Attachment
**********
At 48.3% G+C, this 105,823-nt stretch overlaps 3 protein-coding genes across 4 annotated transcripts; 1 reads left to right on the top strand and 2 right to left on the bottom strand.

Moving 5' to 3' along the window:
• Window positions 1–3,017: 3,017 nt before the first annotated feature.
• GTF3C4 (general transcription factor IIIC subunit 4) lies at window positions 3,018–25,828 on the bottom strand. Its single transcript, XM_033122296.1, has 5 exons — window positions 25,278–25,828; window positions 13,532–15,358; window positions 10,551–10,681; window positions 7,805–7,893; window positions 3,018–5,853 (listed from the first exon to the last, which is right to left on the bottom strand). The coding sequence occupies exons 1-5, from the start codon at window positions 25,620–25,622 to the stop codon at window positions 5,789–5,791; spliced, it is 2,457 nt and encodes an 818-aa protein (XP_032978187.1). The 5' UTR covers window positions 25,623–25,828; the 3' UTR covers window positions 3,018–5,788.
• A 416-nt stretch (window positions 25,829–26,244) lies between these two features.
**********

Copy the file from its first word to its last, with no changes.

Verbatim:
At 48.3% G+C, this 105,823-nt stretch overlaps 3 protein-coding genes across 4 annotated transcripts; 1 reads left to right on the top strand and 2 right to left on the bottom strand.

Moving 5' to 3' along the window:
• Window positions 1–3,017: 3,017 nt before the first annotated feature.
• GTF3C4 (general transcription factor IIIC subunit 4) lies at window positions 3,018–25,828 on the bottom strand. Its single transcript, XM_033122296.1, has 5 exons — window positions 25,278–25,828; window positions 13,532–15,358; window positions 10,551–10,681; window positions 7,805–7,893; window positions 3,018–5,853 (listed from the first exon to the last, which is right to left on the bottom strand). The coding sequence occupies exons 1-5, from the start codon at window positions 25,620–25,622 to the stop codon at window positions 5,789–5,791; spliced, it is 2,457 nt and encodes an 818-aa protein (XP_032978187.1). The 5' UTR covers window positions 25,623–25,828; the 3' UTR covers window positions 3,018–5,788.
• A 416-nt stretch (window positions 25,829–26,244) lies between these two features.